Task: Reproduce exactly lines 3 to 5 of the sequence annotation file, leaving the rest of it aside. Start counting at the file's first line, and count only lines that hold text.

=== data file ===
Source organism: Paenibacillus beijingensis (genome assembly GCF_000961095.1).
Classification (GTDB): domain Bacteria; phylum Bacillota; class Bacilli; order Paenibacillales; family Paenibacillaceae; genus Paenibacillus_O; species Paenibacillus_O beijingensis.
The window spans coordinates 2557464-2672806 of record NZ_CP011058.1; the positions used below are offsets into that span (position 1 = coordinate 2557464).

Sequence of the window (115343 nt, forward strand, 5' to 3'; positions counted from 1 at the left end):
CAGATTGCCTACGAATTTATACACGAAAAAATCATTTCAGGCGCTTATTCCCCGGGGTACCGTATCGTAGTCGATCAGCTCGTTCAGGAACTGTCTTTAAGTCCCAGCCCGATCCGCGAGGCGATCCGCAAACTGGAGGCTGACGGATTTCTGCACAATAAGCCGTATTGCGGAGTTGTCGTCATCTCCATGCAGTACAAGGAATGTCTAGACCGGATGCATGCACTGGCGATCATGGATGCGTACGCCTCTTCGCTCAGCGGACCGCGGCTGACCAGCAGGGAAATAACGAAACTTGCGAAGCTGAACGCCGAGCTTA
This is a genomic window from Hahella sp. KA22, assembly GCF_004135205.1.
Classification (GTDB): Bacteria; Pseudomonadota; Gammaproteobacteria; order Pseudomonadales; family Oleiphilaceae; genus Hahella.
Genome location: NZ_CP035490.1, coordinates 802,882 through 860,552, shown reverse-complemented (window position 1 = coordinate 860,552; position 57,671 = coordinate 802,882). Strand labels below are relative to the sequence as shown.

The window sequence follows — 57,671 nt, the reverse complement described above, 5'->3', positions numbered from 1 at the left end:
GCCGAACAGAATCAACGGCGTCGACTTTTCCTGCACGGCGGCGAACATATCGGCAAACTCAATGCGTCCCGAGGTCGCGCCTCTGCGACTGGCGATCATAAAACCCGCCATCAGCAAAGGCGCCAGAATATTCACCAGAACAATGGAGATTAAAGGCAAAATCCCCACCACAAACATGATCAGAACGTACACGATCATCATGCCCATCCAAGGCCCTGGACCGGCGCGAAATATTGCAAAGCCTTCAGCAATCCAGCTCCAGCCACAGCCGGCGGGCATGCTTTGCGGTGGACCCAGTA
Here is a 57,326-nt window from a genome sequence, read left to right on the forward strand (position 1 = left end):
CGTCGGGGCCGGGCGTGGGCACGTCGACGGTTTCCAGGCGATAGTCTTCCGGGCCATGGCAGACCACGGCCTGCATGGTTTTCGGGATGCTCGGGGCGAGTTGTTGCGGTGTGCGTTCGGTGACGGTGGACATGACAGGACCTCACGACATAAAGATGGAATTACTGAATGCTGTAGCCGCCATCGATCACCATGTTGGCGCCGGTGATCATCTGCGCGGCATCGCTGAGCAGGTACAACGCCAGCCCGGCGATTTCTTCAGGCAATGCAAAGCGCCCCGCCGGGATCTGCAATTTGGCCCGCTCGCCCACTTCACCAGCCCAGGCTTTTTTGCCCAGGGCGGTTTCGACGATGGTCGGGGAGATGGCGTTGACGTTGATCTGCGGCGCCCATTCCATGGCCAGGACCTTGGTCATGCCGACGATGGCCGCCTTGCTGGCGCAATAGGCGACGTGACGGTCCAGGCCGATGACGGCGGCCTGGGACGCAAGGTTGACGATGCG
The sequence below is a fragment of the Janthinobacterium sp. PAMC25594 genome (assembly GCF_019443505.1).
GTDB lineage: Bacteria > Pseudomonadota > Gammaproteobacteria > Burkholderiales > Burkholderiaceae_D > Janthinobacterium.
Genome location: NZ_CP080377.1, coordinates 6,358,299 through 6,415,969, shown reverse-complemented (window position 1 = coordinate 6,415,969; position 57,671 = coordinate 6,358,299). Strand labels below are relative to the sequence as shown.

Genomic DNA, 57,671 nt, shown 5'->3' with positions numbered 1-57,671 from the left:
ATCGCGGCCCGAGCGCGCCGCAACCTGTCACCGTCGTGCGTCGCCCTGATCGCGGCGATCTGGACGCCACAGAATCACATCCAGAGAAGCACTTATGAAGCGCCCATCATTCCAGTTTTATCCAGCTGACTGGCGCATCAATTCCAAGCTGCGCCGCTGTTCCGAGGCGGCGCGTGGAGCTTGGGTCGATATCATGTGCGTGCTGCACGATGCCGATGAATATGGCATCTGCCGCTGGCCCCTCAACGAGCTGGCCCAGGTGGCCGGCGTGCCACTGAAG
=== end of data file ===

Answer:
The window spans coordinates 2557464-2672806 of record NZ_CP011058.1; the positions used below are offsets into that span (position 1 = coordinate 2557464).

Sequence of the window (115343 nt, forward strand, 5' to 3'; positions counted from 1 at the left end):
CAGATTGCCTACGAATTTATACACGAAAAAATCATTTCAGGCGCTTATTCCCCGGGGTACCGTATCGTAGTCGATCAGCTCGTTCAGGAACTGTCTTTAAGTCCCAGCCCGATCCGCGAGGCGATCCGCAAACTGGAGGCTGACGGATTTCTGCACAATAAGCCGTATTGCGGAGTTGTCGTCATCTCCATGCAGTACAAGGAATGTCTAGACCGGATGCATGCACTGGCGATCATGGATGCGTACGCCTCTTCGCTCAGCGGACCGCGGCTGACCAGCAGGGAAATAACGAAACTTGCGAAGCTGAACGCCGAGCTTA